Fortunately for New York City’s pregnancy care centers, a politically motivated ordinance slated to take effect in mid-July was declared “unconstitutionally vague” by a federal district judge. The ruling is a victory for volunteer organizations and freedom of speech.
The court order will keep the city from fining pregnancy centers that were singled out by the ordinance and required, oddly enough, to highlight the services they do not offer, particularly abortion and emergency contraception. The ordinance also required the centers to emphasize to potential clients whether they have licensed medical providers on staff. Federal district judge William Pauley faulted the law for its overly broad language and its premise that the nonprofit pregnancy centers engage in commercial speech subject to strict regulation.
Skepticism about the ordinance’s constitutionality was present from the start. On the day New York City Mayor Michael Bloomberg signed the bill last March, he told opponents, “You can challenge it in court. If it’s constitutional or not, I just don’t know.”
City Council Speaker Christine C. Quinn was disappointed by the ruling. “Today’s decision means that pregnancy service centers can continue deceiving women who seek their services,” she said.
Chris Slattery, president of Expectant Mother Care Frontline Pregnancy Centers, said his group was vindicated by the decision. City lawmakers “just threw out the First Amendment on the altar of the abortion industry,” he said.
Earlier this year a federal judge found part of a similar law in Montgomery County, Maryland, unconstitutional. The law required pregnancy centers to post a sign in the waiting room notifying women that there is no medical professional on staff and encouraging them to see a licensed health care provider.
With the help of organizations like the Alliance Defense Fund and American Center for Law and Justice, Slattery’s group fought the bill alongside other nonprofits like Boro Pregnancy Counseling Center and AAA Pregnancy Problems Center. These groups operate more than a dozen pregnancy care centers in New York City. Without government aid, these centers provide women with free pregnancy tests and ultrasounds, material assistance, educational resources, and alternatives to abortion. Most offer post-abortion counseling as well.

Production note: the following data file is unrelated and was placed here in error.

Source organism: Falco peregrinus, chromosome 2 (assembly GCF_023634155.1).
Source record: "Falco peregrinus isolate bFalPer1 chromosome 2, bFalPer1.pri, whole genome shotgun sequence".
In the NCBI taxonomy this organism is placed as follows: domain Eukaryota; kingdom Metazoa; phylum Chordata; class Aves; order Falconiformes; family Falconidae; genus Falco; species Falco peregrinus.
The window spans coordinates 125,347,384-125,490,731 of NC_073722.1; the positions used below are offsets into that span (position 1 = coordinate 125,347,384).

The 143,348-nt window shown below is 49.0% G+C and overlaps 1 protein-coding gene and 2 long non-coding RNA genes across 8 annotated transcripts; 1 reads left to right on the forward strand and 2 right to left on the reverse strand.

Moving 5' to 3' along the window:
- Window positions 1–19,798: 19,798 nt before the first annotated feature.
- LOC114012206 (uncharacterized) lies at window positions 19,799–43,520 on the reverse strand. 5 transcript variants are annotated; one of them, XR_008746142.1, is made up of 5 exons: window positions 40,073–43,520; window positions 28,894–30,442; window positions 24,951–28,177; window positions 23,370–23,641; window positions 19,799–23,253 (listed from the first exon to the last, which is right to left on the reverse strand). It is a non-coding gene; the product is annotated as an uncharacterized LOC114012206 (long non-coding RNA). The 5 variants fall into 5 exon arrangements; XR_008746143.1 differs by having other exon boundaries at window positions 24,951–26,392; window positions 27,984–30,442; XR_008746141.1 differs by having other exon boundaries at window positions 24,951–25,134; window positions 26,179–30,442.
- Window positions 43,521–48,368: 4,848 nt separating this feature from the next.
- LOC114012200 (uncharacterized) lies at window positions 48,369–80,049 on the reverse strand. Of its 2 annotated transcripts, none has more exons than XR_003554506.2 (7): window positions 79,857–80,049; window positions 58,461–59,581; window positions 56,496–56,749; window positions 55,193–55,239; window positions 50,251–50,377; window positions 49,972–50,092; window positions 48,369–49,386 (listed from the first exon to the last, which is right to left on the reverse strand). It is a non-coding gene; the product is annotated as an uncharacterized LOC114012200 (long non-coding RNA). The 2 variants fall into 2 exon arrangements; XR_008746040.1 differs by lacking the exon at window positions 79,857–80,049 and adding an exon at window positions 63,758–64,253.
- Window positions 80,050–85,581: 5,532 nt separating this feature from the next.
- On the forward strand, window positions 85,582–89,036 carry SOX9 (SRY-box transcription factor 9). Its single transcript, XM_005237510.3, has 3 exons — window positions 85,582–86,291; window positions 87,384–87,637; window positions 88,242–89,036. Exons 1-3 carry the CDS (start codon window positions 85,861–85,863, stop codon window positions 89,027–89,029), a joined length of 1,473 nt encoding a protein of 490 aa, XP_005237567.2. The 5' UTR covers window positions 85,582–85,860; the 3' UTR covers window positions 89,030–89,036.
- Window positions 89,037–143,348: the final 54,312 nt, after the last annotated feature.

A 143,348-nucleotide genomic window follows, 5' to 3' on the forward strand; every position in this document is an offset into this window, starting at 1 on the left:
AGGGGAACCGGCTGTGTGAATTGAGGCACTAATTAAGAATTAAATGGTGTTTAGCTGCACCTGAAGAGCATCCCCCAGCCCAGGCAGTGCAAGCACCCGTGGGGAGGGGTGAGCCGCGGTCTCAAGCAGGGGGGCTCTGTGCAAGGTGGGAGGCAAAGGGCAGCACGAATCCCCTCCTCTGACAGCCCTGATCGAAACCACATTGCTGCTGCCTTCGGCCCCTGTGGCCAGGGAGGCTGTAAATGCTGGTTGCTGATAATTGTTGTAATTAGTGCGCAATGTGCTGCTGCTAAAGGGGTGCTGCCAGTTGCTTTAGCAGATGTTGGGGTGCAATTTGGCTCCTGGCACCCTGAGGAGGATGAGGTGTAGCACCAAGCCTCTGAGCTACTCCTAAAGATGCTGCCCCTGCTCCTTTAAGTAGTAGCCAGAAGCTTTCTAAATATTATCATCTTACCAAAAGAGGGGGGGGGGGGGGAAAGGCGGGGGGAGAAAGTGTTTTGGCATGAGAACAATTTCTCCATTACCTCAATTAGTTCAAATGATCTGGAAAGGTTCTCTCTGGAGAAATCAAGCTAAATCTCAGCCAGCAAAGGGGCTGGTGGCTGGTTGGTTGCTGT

- Assist an average of 5,500 Americans daily—nearly 2 million yearly—with sexuality- and pregnancy-related concerns;
- Raise an estimated $200 million in donations each year, with more than 90 percent of the total from private, non-governmental sources;
- Provide 24/7 accessibility to centers via Option Line, a national telephone hotline (1-800-395-HELP) and Web site that averages 20,000 contacts per month;
- Provide limited ultrasound services at nearly 700 centers across the United States, using trained nurses and physicians;
- Enjoy the services of more than 40,000 volunteers in appropriate capacities, including fundraising; and
- Maintain an international network of more than 60 centers in Canada and another 40-plus countries worldwide from Romania to Vietnam to Zambia.
Given such accomplishments, ordinances like those in Maryland and New York are not health measures but political statements meant to hit non-medical pregnancy centers that refuse to follow the agenda of “reproductive rights” groups. The surest evidence is the fact that the ordinances are not based in the complaints of actual clients of the centers, who routinely testify to the help they received from these nonprofits.
Thousands of pregnancy centers across the nation, medical and non-medical, are important civic resources for women making tough decisions about their pregnancies. The centers are crucial to any reasonable strategy to make abortion rare, especially in places like New York City, where 41 percent of pregnancies end in induced abortion.
Mary Fracnes Boyle currently is a member of the Young Leaders Program at the Heritage Foundation. For more information on interning at Heritage, please visit: http://www.heritage.org/about/internships-young-leaders/the-heritage-foundation-internship-program